Don’t Turn Your Back on A Forked-Tongued Dragon
Guides on Komodo and Rinca Islands in Komodo National Park religiously carry a long forked stick with them when they escort tourists to see the world’s largest lizards in the wild. I wondered about this after my first scouting trip to the region in April, but had my hunch confirmed during a follow-up trip this December.
The stick serves two purposes; it allows a guide to push a “dragon’s” neck away if there is a sudden charge towards the group, and more importantly, it intimidates the giant lizards into thinking the guide is a bigger Komodo with a longer tongue.
Most tourists are likely to see their first Komodo dragon lounging in the shade of an elevated national park building when they arrive on Komodo or Rinca Islands. Looking more like harmless dogs trying to beat the midday heat than the apex predators they are, it can be a misleading first impression. Some years ago a Swiss tourist got so caught up in photographing the world’s largest lizards along a park trail that he lingered behind to take a few last shots after his party moved on.
It was not until the next check point that the guide realized he was short one person in his party. He rushed back to the site of the last Komodo sighting only to find the camera and hat of the tourist. The Komodo was gone and the body of the tourist was never found. A small memorial with the hat and camera was set up by the Komodo villagers to commemorate the tragedy.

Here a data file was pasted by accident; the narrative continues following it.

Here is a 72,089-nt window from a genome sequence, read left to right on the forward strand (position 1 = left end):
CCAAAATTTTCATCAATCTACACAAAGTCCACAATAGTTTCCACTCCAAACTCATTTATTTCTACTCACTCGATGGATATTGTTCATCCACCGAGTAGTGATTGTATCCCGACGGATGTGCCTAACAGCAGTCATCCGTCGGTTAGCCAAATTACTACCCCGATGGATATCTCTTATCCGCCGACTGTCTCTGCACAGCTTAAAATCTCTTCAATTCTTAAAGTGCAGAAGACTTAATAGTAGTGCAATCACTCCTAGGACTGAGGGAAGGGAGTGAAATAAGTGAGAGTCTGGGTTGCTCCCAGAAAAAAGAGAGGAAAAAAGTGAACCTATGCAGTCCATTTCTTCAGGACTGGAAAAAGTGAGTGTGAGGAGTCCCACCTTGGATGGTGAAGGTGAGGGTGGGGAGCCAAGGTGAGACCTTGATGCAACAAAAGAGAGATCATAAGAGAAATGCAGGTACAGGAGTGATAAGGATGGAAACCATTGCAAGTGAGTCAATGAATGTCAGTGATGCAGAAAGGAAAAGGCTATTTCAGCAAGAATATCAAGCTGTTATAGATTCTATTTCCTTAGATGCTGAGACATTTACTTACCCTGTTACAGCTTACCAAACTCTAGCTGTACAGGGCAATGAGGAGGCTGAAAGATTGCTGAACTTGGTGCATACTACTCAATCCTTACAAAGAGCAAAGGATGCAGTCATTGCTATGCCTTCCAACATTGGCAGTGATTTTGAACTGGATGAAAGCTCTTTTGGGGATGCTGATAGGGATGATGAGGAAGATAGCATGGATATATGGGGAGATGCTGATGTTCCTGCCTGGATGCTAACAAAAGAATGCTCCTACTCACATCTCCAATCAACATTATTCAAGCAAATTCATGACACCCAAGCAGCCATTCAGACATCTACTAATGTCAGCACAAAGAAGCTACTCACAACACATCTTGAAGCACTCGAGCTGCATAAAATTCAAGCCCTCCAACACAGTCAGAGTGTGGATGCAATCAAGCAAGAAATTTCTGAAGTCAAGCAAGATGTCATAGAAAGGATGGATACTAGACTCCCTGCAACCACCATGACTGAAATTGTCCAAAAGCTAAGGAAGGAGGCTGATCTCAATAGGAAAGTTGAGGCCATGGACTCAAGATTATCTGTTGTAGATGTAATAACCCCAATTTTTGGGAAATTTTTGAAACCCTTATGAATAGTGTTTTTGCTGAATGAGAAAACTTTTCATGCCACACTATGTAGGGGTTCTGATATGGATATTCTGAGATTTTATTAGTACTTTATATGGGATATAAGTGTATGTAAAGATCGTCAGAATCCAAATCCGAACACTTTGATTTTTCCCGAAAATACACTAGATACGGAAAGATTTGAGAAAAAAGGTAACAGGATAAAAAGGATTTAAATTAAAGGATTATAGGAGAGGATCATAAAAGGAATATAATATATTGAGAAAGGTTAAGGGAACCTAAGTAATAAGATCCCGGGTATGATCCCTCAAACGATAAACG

Well camouflaged and patiently lying motionless along game paths and at watering holes, the giant Komodo lizards use a hunting tactic for their more natural prey called ‘lurk and lurch’. As soon as their prey is in range they ambush it, inflict a venomous bite and then wait for days or weeks until their quarry succumbs to death by infection. Deer are the more preferred prey as wild pigs will react as a group and attack the giant lizards, but water buffalo are also taken at watering holes and mud baths.
Powerful muscles in a Komodo’s jaws and throat allow it to swallow huge chunks of meat with astonishing speed. Several movable joints open the lower jaw unusually wide. The stomach expands easily, enabling an adult to consume up to 80 percent of its own body weight in a single meal. When threatened, Komodos can throw up the contents of their stomachs to lessen their weight in order to flee, which they can do at speeds of 20 km/hour for short distances. This largest of all lizards can reach 3.13 meters in length (10.3 ft.) and weigh in at 166 kg (366 lbs).
If you’re looking for a dramatic photo of yourself and a Komodo dragon, don’t try a ‘Selfie’ – instead let your guide use your camera to shoot the beast from the front with you in the background. He knows how to deal with a sudden charge, you don’t.